One of my daughters recently asked me for suggestions on types of meat she might enjoy. I was shocked. A vegetarian for nearly 18 years, she has always found meat, well, icky. In retrospect, I should not have been surprised about her new interest in carnivory. After all, as a researcher, I have studied vegetarians who return to meat. But I never figured she would join the ranks of ex-vegetarians, so I asked her to jot down a few words about why she originally gave up the consumption of flesh and why she now feels compelled to change her veggie ways. Here’s what she wrote….
I stopped eating meat when I was 13. I told my mom and dad that my decision was based on animal welfare and the high carbon footprint of meat. But the truth is that while I theoretically cared about animals and the planet, mostly I just wanted to be different. I lived in a small Southern town where it was more common to see the image of Jesus in a piece of toast than encounter a real live vegetarian. So while my motives weren’t entirely pure, giving up meat certainly made me different: Population of Cullowhee, NC: 9,427 meat eaters and 1 vegetarian.
For the next 17 years, I ate grains, produce, legumes, and fake meat products like those Morningstar bacon strips that have a lower nutritional value than cat food. And for the next 17 years, it seemed like I was always hungry no matter how large my bowl of beans and rice. Even worse than constant hunger, I didn’t seem to enjoy food the way other people did. Eating was a chore, like folding laundry or paying bills, but even more annoying because if I didn’t do it I would die. I was sick of being hungry, I was sick of beans and rice, and so at the age of 31, I have made a decision: I will try and become a meat-eater.
Thanks to a new study by the Humane Research Council, we now know a lot more about the psychology of why so many vegetarians and vegans, like my daughter, give up their all-veggie ways.
The Humane Research Council(link is external) is a non-profit that uses market research techniques to assess public opinions related to animal issues. Their mission is to provide information animal protection organizations can use to more effectively spread their messages. And for this study, they recruited a group of top flight social scientists to design a survey to examine differences between current and ex-vegetarians and vegans.
The study sample was unique for a couple of reasons. First it was huge – 11,399 adults of all dietary stripes which were recruited from a representative group of Americans maintained by Harris Interactive (part of the company that conducts the highly respected Harris Poll). Second, while not perfectly representative of the American public, it is a much closer representation of the population of the United States than other studies of our collective dietary choices. (While the sample was a bit older, wealthier, more educated, whiter, and more female that the general public, I was more impressed by how diverse it was.)
For anyone interested in the psychology of meat-eating and meat avoidance, the data is a gold mine. Here is a quick overview of some of the more interesting findings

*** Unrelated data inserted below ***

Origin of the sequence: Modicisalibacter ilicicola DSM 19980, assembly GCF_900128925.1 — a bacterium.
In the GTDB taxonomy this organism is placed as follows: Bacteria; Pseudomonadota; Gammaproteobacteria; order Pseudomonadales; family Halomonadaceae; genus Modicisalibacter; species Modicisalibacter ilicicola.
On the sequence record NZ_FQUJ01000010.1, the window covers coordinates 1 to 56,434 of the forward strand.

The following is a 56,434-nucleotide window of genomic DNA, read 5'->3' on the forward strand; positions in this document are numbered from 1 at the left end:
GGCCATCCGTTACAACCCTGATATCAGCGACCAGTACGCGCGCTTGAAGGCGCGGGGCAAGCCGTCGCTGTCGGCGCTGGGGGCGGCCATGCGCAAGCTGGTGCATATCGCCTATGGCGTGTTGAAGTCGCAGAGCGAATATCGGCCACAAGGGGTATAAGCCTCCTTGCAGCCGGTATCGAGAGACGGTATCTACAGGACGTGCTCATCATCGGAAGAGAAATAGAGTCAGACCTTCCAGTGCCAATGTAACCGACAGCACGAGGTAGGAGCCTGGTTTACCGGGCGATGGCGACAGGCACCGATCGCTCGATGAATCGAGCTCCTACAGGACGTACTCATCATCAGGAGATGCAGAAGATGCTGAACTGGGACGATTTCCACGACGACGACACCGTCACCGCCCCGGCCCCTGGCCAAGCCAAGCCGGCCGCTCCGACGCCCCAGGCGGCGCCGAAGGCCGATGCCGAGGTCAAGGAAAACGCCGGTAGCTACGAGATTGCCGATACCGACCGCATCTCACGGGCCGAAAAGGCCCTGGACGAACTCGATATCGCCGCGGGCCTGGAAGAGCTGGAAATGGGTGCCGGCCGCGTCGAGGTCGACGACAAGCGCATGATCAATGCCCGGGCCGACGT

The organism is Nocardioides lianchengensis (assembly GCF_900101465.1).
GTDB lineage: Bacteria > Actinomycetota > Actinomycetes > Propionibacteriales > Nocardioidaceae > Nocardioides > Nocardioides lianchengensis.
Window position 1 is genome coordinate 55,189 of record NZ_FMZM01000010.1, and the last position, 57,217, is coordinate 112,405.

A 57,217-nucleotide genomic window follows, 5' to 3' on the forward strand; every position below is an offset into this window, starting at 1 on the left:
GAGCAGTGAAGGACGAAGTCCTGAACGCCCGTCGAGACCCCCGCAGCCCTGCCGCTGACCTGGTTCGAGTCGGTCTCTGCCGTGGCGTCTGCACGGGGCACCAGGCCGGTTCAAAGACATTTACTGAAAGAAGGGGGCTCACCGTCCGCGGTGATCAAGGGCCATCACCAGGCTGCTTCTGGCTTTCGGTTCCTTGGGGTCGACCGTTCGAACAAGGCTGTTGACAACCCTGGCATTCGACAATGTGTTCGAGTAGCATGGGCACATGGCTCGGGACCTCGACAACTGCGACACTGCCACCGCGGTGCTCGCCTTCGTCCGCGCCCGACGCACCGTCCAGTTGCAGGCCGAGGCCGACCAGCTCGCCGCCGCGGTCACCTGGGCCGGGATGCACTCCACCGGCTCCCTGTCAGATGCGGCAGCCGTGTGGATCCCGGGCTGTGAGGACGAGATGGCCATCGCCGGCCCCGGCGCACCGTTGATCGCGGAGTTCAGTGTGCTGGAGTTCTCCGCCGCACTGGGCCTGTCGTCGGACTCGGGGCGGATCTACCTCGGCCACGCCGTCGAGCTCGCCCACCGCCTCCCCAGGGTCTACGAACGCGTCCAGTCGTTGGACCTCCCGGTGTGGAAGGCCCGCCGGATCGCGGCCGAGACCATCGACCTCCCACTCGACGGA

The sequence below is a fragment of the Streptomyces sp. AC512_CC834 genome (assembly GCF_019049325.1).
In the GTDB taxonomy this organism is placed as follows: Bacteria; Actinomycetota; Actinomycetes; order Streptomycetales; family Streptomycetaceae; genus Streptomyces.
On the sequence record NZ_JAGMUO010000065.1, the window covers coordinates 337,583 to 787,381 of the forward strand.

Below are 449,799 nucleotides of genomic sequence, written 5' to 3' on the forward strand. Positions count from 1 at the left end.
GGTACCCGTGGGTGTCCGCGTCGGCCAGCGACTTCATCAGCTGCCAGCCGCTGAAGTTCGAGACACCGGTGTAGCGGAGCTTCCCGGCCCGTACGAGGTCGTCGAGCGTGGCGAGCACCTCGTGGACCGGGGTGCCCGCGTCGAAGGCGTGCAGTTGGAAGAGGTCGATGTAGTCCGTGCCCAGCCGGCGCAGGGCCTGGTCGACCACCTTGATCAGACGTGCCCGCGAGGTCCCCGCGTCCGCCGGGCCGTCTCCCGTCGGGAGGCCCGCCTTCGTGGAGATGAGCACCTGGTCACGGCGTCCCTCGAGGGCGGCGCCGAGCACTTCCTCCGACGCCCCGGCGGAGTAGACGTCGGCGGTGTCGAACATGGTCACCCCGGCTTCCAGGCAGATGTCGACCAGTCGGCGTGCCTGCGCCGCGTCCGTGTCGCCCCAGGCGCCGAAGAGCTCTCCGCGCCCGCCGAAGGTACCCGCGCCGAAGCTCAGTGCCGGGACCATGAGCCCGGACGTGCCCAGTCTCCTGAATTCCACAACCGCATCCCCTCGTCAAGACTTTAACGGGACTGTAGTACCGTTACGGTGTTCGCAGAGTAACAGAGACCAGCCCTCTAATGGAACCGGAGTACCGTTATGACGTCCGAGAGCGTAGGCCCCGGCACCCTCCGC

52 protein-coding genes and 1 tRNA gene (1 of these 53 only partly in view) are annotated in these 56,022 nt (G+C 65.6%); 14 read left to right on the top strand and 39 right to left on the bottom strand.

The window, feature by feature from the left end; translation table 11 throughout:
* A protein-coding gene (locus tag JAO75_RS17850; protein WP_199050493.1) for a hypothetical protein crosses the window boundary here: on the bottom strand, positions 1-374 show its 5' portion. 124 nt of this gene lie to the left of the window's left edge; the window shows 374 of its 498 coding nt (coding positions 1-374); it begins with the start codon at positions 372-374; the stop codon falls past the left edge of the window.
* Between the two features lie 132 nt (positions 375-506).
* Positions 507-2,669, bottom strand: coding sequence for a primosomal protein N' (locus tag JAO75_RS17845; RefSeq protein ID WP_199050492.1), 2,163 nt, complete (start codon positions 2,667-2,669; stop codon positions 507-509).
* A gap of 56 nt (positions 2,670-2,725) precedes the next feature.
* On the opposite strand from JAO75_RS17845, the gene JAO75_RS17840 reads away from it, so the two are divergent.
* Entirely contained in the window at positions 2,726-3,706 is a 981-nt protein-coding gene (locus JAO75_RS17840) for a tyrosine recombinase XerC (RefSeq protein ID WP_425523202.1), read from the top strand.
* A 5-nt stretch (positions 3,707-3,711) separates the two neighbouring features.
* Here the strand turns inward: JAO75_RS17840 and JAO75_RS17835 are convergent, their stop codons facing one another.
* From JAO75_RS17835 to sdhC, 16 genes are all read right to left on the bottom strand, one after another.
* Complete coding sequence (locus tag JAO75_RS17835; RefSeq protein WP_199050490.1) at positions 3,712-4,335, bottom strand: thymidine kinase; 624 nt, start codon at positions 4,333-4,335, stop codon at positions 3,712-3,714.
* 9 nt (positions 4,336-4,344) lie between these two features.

• How Many? – The proportion of true vegetarians and vegans in the United State is surprisingly small. Only about 2% of respondents did not consume any meat – 1.5% were vegetarians and 0.5% were vegans. These finding are generally consistent with other studies(link is external).
• Going Back – Five out of six people who give up meat eventually abandon their vegetarian ways.
• Vegans Vs. Vegetarians – Vegans are less like to backslide than vegetarians. While 86% of vegetarians returned to meat, only 70% of vegans did.
• Political views – More than twice as many vegetarians and vegans indicated they were politically liberal rather than said they were conservative.
• Demographics – Compared to current vegetarian/vegans, ex-vegetarians tended to be older, more conservative, and more likely to be traditional Christians. There were no differences in the gender ratios, education, or race/ethnicity of former and current vegetarian/vegans.
• Gender differences – As expected, there were higher proportions of women than men among both present and former meat avoiders. (Nearly every study has found that women are more concerned about animal issues. For a review, see here(link is external).)
• Reasons for going veg – Current vegetarians/vegans were considerably more likely than former meat avoiders to say they originally gave up eating meat for reasons of taste, concern for animals, feelings of disgust, social justice, and religious beliefs.
• Health problems – Only 29% of ex-vegetarians/vegans indicated that they experienced specific health-related symptoms while on a no-meat diet.
• Back to veggies? – 37% of ex-vegetarian/vegans indicated that they would be interested in going back to a no-meat diet at some point in the future.
• The purity problem – 43% of ex-vegetarians/vegans said they found it too difficult to be “pure” with their diet.
The Implications: Meat Reduction Is More Effective Than Meat Elimination
The implications of this study are important. Only 2% of Americans do not eat any animal products. (This number has not changed appreciably for 20 years). Further, the fact that five out of six vegetarians go back to eating meat suggests that an all-veggie diet is very hard for most people to maintain over the long haul. Hence, the authors of the report argue that animal protectionists would be better off concentrating their efforts to persuade “the many” to reduce their consumption of flesh than trying to convince “the few” to take the absolutist route and give up meat completely. Sounds right to me.
Post script: In reality, my daughter was not the only vegetarian in her home town when she was a kid. And today she is still a reluctant omnivore. The truth is that she does not like meat very much — but we did eat a sausage and mushroom pizza for dinner last night.